Fieri, apparently satisfied now that the water bottle lobbed at my shoulder had refocused my attention, returned to mentoring the contestants. Sam, who answered every question with a “Yes, sir” or “No, sir,” was working on Lone Star Pig and Cow Barbecue Sliders. Harper was hard at work on The Nutty Flying Pig in Paradise, while Charlotte created a Gold Rush Barbecue Sandwich. Of course dishes inspired by Guy Fieri needed names like those. Harper seemed to be having some trouble with her waffle iron. She told Fieri that she was going to cook the waffles, take them out, flip them and then cook them again, which seemed to confuse a few people in the audience. Fieri whispered to her outside of her mic, the two seemingly conferring about how to best approach the final touches on the waffle sandwiches.
I’m a connoisseur of cooking competition shows. (Guy’s Grocery Games ranks toward the bottom of my go-to list, but his on-screen charisma is undeniable.) The cooking competition format at the fair, however, fell a bit flat. Normally, the editing of cooking shows we love feature color commentators (think Alton Brown on Iron Chef America), splice in post-cooking interviews, or include a host who talks with contestants while they cook. I had hoped Fieri would focus more on the kids and why they were making specific choices. They know the recipe beforehand, after all. But the kids’ nerve-induced laser focus, compounded by what seemed to be a difficult stage to cook on—not to mention what looked to be 100 people watching—made for pretty silent contestants. It was understandable.
So instead, Fieri took questions from the audience. Together, we learned about how his barbecue restaurant on the cruise ship got started—one of the judges, David B. Knight of Ole Hickory Pits built a pit that could be taken out onto an all-electric ship, so the meat could be cooked low and slow as God intended. Fieri also mentioned that he and some buddies would be feeding evacuees of the uncontrollable wildfires in northern California, where the chef lives. “We’re blessed to be in the greatest country in the world,” Fieri said, adding it was important to give back when you can. And that, after all, was why he was there, talking with kids who love cooking and want to eat healthy and understand how nutrition works. It’s where the focus of his foundation and the mission of 4-H intersect.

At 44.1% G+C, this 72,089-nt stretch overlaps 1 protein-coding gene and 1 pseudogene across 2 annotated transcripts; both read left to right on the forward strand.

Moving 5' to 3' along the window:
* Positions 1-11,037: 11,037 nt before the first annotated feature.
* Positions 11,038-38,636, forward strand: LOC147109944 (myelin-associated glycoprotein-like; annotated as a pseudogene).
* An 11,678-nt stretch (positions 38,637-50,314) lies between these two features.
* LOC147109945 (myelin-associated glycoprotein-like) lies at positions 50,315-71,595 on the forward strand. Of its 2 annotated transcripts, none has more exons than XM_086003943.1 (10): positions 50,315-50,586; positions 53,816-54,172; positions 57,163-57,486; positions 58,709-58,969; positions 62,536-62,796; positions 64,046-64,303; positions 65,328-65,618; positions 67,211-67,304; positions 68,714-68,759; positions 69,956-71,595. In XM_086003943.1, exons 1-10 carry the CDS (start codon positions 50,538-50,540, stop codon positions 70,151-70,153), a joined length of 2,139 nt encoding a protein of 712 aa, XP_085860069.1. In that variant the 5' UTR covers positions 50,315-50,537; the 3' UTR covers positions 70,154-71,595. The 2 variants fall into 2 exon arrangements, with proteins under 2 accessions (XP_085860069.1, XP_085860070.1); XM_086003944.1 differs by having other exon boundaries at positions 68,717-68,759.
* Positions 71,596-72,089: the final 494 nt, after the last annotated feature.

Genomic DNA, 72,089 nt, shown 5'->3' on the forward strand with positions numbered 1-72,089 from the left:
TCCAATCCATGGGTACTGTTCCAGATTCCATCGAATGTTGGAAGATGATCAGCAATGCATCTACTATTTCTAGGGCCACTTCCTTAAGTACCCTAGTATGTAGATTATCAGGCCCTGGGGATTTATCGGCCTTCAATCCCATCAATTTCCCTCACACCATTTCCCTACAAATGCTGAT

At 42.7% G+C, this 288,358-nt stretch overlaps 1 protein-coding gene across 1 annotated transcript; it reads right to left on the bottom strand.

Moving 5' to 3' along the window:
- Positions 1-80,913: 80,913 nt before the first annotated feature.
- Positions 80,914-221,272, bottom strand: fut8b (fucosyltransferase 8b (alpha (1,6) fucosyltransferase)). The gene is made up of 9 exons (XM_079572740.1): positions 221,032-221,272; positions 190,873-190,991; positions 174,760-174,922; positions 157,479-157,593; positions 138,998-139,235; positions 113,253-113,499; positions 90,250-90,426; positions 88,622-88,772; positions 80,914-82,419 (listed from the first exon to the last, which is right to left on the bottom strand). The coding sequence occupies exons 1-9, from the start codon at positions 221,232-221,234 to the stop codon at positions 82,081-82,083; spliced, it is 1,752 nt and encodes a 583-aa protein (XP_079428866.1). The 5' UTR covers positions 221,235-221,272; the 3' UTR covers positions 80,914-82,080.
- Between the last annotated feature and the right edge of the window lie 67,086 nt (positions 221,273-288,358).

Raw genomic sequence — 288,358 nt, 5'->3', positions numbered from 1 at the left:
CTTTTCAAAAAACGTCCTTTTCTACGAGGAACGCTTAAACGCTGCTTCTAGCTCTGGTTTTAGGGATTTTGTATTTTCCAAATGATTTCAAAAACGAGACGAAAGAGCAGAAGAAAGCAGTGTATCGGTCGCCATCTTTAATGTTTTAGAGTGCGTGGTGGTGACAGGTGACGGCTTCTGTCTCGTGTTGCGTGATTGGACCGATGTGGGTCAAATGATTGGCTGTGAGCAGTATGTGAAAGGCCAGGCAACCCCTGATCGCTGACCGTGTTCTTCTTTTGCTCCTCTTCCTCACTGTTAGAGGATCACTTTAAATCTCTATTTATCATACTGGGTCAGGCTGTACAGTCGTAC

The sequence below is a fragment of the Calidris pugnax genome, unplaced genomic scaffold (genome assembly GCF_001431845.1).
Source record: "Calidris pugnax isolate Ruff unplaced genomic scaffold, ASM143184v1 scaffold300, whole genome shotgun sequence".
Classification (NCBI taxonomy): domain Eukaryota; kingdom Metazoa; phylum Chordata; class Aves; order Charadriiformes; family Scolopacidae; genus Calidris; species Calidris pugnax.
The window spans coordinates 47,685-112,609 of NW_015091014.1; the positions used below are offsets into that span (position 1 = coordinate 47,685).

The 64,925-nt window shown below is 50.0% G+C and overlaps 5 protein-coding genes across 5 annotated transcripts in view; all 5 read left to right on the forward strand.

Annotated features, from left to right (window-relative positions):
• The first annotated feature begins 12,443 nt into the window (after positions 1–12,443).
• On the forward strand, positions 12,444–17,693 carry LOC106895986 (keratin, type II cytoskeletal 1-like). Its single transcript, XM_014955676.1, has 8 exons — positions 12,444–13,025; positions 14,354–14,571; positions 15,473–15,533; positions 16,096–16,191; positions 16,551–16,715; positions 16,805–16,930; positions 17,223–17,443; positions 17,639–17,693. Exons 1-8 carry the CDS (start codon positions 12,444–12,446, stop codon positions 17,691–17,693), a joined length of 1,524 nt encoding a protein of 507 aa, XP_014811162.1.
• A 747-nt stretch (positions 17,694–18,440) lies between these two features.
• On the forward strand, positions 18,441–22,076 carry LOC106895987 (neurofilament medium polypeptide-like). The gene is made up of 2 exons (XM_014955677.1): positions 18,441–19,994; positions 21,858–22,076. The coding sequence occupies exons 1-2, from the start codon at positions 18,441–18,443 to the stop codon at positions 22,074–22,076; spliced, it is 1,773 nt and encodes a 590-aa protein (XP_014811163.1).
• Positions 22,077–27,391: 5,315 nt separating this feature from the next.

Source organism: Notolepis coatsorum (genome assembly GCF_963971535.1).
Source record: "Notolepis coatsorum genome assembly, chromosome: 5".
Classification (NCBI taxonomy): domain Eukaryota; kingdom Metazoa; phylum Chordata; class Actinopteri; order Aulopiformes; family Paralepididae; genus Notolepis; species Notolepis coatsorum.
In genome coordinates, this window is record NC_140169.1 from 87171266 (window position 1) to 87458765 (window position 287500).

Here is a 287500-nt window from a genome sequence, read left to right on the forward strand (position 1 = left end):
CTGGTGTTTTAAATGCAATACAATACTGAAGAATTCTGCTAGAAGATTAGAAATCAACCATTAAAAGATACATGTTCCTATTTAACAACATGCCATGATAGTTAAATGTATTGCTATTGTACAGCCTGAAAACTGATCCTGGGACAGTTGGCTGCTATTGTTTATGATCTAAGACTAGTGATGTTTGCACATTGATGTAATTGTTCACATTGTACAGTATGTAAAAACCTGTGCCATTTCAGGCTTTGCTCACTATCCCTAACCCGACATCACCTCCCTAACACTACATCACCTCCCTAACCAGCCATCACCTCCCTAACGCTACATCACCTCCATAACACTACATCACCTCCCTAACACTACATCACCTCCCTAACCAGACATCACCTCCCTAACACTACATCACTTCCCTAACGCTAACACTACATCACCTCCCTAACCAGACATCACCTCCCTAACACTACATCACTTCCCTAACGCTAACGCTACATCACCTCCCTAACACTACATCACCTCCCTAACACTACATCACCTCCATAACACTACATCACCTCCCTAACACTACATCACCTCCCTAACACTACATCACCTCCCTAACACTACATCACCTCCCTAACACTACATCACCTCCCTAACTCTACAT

But back to the kids! With two minutes to go, the race to plate the dishes prompted cheers from the crowd. Charlotte was plating her side salad with baby tongs! Harper was cleaning the edges of her plates like a pro! Sam seemed really calm and confident as he finished! It’s nerve-wracking to watch chefs cook down to the wire, even more so in person. I knew they wouldn’t let the kids serve unfinished foods to the judges; the contestants were only 10, 12, and 13, after all. But in the moment, I didn’t know what would happen if they couldn’t beat the clock. But three chefs finished to huge applause from the crowd! They did it! I was sitting next to Sam’s father and grandmother, who were definitely among the loudest cheering section.